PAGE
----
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Men and Mental Health Resources


As many solo travelers know, the wear and tear of Country hopping can cause significant stress. When combined with the loneliness that comes with solo travel and unexpected emergencies (lost /stolen money or goods, or health issues ), it is easy to see how continuous travel has the ability to negatively impact mental health. Like with all things in life, too much of anything is not necessarily good. Creating a healthy balance within all areas of our lives truly is the best prescription for achieving long-term success, mentally as well as physically.


As ardent solo travelers ourselves, we understand the importance of fostering a positive environment within the areas of mental health. For many Male solo travelers, it seems as if this area has simply been overlooked. It is for this reason we chose to include this very important section.


While stress and mental illnesses affect both men and women, the prevalence of mental illnesses in men is often lower than women. Men with mental illnesses are also less likely to have received mental health treatment than women in the past year. However, men are more likely to die by suicide than women, according to the Centers for Disease Control and Prevention. Recognizing the signs that you or someone you love may have a mental disorder is the first step toward getting treatment. The earlier that treatment begins, the more effective it can be.

Mental health includes emotional, psychological, and social well-being. Learn more about taking care of your mental health.

Warning Signs

Men and women can develop most of the same mental disorders and conditions but may experience different symptoms. Some symptoms include:

  • Anger, irritability, or aggressiveness

  • Noticeable changes in mood, energy level, or appetite

  • Difficulty sleeping or sleeping too much

  • Difficulty concentrating, feeling restless, or on edge

  • Increased worry or feeling stressed

  • Misuse of alcohol and/or drugs

  • Sadness or hopelessness

  • Suicidal thoughts

  • Feeling flat or having trouble feeling positive emotions

  • Engaging in high-risk activities

  • Aches, headaches, digestive problems without a clear cause

  • Obsessive thinking or compulsive behavior

  • Thoughts or behaviors that interfere with work, family, or social life

  • Unusual thinking or behaviors that concern other people

Mental disorders can be treated: If you are unsure where to go for help, ask your family doctor or visit NIMH’s Help for Mental Illnesses webpage. Communicating well with your health care provider can improve your care and help you both make good choices about your health. Read about tips to help prepare and get the most out of your visit. For additional resources, including questions to ask your health care provider, visit the Agency for Healthcare Research and Quality.

If you or someone you know is in a crisis, get help immediately. You can call 911 or call or text the 988 Suicide & Crisis Lifeline at 988.

Latest news

Media Advisory: NIMH Experts Available to Discuss Mental Health Concerns Related to the Coronavirus (COVID-19) Pandemic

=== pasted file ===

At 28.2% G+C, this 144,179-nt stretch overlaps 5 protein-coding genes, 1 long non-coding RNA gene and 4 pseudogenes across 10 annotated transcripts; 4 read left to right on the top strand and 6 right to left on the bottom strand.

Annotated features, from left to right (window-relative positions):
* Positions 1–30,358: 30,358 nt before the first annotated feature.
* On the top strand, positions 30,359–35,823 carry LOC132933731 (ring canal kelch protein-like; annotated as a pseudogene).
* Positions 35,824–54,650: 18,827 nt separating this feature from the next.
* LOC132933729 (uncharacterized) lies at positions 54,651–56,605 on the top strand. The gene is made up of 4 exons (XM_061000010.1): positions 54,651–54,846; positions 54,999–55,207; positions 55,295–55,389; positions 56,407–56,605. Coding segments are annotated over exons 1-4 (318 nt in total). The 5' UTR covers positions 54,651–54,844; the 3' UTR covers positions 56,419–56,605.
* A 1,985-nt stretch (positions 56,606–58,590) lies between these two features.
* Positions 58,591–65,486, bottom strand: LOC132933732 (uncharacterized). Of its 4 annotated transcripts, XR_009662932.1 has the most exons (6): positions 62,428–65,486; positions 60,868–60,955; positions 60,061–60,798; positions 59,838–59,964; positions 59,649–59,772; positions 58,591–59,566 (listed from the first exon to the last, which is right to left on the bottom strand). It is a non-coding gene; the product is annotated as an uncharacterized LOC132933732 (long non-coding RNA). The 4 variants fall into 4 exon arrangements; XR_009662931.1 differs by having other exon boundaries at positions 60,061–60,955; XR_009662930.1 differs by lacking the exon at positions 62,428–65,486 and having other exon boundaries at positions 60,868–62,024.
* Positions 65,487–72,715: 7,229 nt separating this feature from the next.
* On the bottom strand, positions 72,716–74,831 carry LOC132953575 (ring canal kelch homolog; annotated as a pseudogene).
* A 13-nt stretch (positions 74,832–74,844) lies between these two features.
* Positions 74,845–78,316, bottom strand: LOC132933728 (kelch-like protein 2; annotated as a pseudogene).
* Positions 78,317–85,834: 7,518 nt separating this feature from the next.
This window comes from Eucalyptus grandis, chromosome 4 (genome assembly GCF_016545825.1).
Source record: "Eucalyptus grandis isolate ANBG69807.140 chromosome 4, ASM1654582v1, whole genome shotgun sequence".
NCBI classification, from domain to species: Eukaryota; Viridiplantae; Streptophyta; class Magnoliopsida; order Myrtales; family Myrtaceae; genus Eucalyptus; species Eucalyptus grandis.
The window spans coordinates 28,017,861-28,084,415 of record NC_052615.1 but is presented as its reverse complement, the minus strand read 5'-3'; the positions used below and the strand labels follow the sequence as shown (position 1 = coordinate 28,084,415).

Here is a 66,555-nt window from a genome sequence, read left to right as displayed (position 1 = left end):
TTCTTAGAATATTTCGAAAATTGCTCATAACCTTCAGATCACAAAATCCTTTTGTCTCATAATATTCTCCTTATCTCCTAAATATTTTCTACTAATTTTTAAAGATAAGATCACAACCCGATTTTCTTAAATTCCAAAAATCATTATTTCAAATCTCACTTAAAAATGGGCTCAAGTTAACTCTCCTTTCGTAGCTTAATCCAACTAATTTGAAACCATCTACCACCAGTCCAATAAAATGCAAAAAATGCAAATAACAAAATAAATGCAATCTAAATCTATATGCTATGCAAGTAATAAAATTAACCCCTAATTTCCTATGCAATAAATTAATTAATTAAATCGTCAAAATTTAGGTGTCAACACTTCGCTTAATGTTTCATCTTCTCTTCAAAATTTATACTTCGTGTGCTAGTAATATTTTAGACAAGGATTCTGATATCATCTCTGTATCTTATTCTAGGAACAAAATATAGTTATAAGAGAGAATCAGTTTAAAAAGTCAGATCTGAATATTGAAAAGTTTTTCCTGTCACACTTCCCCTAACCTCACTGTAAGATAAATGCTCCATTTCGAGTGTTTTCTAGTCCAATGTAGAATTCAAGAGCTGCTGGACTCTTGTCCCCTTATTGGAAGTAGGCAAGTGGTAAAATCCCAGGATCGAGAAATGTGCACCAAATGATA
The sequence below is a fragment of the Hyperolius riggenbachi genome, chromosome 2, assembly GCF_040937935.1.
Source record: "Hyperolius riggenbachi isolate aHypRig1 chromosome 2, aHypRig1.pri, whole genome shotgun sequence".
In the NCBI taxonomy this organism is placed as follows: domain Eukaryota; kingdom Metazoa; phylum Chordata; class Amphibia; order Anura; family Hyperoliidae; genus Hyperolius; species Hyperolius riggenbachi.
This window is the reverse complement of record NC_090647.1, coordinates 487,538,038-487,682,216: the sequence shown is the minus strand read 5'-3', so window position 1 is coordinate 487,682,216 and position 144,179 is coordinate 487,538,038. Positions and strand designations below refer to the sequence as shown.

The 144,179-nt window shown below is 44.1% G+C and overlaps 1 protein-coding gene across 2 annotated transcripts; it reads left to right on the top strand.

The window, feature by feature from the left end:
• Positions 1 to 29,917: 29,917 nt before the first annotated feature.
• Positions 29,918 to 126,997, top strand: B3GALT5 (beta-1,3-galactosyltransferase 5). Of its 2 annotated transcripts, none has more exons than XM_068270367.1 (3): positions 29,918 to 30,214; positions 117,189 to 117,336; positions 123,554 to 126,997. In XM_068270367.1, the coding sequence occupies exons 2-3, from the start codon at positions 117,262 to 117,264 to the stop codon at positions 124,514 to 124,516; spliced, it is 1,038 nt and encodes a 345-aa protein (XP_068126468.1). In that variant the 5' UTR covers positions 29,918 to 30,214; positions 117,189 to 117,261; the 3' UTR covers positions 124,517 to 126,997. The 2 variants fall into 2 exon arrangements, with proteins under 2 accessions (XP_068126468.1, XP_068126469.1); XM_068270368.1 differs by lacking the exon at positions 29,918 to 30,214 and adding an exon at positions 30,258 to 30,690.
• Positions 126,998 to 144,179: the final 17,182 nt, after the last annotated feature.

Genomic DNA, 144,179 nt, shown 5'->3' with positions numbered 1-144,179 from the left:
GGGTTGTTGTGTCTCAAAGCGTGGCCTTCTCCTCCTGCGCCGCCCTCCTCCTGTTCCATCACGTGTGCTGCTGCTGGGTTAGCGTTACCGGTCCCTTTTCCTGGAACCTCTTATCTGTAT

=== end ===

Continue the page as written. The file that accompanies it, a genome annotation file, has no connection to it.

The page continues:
April 07, 2020 • Media Advisory

Experts from the National Institute of Mental Health (NIMH) are available to speak on a variety of topics related to mental health and the coronavirus pandemic, such as the effects of the pandemic and isolation on those with and without mental illnesses; healthy ways to deal with stress, anxiety, and loneliness; how to talk with children and teens about the coronavirus; and how people can find mental health help and support if they need it.

Featured Health Topics and Resources

Featured Health Topics

Some of the mental disorders affecting men include:

Federal Resources

What is PTSD?

This short educational video from the National Center for PTSD describes PTSD. (For more Info please visit the website)


Men in the Middle Years

This video from the Suicide Prevention Resource Center spotlights men between the ages of 35 and 64, who have a suicide rate that is more than double the national average.

Health Hotlines

  • 988 Suicide & Crisis Lifeline: The Lifeline provides 24-hour, confidential support to anyone in suicidal crisis or emotional distress. Call or text 988 to connect with a trained crisis counselor. Support is also available via live chat. Para ayuda en español, llame al 988.

  • Veterans Crisis Line: This helpline is a free, confidential resource for Veterans of all ages and circumstances. Call 1-800-273-8255, press "1"; text 838255; or chat online to connect with 24/7 support.

  • Crisis Text Line: Text HELLO to 741741 for free and confidential support 24 hours a day throughout the U.S.

  • Disaster Distress Hotline: People affected by any disaster or tragedy can call this helpline, sponsored by the Substance Abuse and Mental Health Services Administration, to receive immediate counseling. Call or text 1-800-985-5990 to connect with a trained professional from the closest crisis counseling center within the network.

  • More NIH Information Lines

(Note: This excerpt was taken from The National Institute of Mental Health for informational purposes only)

For further information and /or resource help, we encourage you to visit the NIMH website



For many of us as men, we can sometimes understand the inherent daily challenges and struggles that come along with the daily grind and simply being a man. Quite often a critical area that we sometimes overlook is the importance of the mental health and well-being of our children. 


A great organization at the forefront of addressing some of these issues that directly impact the mental health and well-being of our children is the Social Media Victims Law Center. For further information, we highly encourage you to visit their website to learn more about this very important topic affecting our children and young people today.


Overcoming Addiction: Finding Hope in Drug and Alcohol Treatment